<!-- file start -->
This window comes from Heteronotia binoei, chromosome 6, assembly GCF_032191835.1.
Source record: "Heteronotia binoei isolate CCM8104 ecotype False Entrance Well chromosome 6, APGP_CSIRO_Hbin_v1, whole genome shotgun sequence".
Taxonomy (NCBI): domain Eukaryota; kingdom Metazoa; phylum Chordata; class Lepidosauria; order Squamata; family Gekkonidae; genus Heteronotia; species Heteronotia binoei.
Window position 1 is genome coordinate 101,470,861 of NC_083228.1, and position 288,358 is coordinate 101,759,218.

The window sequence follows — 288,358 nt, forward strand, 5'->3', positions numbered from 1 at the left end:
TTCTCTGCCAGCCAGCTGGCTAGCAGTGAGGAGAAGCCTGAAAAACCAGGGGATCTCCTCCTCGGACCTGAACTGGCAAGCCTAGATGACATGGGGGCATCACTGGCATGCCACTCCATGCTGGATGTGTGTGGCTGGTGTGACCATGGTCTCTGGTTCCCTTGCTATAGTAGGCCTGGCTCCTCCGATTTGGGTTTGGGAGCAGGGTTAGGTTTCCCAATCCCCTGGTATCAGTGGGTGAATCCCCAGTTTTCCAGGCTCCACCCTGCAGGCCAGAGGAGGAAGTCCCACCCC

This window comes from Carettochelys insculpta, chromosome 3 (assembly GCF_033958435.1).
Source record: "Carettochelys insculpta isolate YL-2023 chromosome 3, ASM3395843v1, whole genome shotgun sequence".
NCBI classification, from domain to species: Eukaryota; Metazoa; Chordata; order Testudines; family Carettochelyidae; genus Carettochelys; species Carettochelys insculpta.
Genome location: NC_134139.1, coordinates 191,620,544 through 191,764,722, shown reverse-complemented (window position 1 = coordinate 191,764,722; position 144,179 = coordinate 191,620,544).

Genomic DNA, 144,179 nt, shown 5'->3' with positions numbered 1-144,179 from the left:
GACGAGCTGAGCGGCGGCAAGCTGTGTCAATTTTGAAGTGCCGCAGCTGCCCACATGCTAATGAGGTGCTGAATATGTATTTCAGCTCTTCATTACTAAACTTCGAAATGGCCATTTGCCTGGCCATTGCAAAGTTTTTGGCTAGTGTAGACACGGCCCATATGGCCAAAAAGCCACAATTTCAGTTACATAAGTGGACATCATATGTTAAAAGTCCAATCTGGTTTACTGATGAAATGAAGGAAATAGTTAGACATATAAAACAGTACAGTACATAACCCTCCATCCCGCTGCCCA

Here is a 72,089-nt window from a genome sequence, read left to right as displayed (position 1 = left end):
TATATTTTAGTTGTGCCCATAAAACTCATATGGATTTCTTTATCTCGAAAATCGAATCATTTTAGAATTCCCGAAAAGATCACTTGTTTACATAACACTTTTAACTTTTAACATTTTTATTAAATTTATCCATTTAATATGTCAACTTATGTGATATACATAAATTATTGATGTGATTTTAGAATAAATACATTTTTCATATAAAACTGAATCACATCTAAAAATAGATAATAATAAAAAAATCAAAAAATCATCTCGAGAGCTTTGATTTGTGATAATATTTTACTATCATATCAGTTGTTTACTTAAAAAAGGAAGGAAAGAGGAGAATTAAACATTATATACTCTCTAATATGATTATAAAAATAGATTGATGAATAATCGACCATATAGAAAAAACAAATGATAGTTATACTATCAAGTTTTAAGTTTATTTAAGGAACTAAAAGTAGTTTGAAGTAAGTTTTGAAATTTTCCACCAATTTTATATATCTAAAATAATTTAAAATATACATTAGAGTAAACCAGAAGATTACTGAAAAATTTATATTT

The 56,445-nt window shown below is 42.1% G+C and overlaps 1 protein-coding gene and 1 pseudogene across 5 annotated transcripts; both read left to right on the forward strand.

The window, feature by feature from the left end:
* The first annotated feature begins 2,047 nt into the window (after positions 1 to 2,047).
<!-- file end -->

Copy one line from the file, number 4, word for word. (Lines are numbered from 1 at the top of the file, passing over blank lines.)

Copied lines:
Window position 1 is genome coordinate 101,470,861 of NC_083228.1, and position 288,358 is coordinate 101,759,218.